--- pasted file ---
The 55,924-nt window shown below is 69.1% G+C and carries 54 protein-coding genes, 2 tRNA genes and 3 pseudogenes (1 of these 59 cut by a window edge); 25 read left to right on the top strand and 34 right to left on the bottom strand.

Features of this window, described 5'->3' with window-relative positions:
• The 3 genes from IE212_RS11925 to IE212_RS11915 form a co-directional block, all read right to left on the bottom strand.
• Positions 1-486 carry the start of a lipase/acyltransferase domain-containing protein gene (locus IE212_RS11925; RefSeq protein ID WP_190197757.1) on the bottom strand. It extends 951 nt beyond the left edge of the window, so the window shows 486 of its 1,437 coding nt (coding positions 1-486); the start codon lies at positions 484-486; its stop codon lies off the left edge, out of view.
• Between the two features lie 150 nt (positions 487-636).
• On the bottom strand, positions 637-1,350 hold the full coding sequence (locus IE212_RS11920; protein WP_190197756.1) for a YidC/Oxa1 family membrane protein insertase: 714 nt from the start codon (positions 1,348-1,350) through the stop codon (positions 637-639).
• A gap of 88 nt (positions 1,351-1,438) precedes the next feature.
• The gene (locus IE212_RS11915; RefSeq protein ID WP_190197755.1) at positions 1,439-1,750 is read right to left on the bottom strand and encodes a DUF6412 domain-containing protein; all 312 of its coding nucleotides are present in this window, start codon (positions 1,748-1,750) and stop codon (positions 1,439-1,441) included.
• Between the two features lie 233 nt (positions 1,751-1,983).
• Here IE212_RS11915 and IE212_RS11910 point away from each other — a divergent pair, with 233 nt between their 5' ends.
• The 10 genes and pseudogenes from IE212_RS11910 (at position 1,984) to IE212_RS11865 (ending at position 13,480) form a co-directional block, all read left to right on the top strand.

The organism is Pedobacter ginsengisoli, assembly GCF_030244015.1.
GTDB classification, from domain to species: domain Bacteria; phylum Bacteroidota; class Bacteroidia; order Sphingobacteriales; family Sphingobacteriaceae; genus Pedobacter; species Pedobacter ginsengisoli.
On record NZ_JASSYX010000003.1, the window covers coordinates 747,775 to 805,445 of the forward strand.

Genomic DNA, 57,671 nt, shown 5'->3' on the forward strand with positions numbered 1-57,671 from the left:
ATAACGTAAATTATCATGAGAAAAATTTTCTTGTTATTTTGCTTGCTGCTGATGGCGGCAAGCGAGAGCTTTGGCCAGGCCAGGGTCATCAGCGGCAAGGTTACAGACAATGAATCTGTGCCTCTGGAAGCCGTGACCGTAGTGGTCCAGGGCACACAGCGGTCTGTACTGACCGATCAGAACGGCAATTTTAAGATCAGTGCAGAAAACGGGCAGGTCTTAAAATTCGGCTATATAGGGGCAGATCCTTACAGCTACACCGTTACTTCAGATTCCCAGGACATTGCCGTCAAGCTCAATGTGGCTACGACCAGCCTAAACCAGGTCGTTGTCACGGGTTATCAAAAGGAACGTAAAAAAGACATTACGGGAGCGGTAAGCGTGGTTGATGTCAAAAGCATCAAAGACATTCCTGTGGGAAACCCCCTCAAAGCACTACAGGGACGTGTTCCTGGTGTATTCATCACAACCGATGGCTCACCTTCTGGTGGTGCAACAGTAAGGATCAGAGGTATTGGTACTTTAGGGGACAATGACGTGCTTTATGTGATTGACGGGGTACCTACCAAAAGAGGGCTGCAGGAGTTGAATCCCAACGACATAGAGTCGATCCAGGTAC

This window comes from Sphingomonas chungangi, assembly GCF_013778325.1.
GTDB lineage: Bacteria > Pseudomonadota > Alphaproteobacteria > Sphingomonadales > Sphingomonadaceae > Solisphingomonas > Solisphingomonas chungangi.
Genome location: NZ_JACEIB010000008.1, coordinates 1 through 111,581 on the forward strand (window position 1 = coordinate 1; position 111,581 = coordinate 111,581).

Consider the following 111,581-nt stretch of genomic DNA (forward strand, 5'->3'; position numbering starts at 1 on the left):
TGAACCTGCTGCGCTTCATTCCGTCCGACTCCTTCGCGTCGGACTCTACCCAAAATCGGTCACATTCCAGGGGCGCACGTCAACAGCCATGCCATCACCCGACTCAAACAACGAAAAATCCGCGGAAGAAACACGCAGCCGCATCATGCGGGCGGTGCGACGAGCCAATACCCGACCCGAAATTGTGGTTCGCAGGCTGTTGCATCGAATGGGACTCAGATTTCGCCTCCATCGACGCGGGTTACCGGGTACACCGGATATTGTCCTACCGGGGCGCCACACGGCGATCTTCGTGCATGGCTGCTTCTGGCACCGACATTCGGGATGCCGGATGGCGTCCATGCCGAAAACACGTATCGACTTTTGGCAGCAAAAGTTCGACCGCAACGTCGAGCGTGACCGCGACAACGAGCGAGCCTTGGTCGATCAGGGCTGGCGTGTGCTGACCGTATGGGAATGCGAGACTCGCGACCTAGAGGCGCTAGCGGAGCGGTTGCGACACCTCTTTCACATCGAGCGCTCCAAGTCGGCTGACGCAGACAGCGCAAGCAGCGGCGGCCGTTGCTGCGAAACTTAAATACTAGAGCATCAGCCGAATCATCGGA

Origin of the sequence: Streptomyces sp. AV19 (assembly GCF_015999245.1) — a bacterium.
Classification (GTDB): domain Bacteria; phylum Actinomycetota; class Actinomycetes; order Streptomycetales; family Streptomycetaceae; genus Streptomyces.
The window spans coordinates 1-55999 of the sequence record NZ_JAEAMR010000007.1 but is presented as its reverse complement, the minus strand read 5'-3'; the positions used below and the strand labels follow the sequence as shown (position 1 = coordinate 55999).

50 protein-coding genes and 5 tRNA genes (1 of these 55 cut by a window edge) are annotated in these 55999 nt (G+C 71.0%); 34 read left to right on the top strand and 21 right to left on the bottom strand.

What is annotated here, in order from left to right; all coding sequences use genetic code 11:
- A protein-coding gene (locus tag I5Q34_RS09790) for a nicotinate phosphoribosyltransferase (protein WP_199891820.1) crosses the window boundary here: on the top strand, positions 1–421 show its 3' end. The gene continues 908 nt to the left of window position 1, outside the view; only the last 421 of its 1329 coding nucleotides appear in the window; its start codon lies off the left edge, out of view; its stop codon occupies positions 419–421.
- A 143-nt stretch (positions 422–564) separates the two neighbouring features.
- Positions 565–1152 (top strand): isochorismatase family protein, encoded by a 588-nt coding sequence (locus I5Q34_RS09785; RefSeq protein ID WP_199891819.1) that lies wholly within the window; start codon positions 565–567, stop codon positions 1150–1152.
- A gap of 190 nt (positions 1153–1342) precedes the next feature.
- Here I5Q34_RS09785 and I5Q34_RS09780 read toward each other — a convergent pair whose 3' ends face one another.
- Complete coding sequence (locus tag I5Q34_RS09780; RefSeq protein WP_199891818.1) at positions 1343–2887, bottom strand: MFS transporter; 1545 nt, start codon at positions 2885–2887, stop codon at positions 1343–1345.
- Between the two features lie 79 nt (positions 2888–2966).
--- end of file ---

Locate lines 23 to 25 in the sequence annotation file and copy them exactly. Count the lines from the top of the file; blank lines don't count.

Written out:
Classification (GTDB): domain Bacteria; phylum Actinomycetota; class Actinomycetes; order Streptomycetales; family Streptomycetaceae; genus Streptomyces.
The window spans coordinates 1-55999 of the sequence record NZ_JAEAMR010000007.1 but is presented as its reverse complement, the minus strand read 5'-3'; the positions used below and the strand labels follow the sequence as shown (position 1 = coordinate 55999).

50 protein-coding genes and 5 tRNA genes (1 of these 55 cut by a window edge) are annotated in these 55999 nt (G+C 71.0%); 34 read left to right on the top strand and 21 right to left on the bottom strand.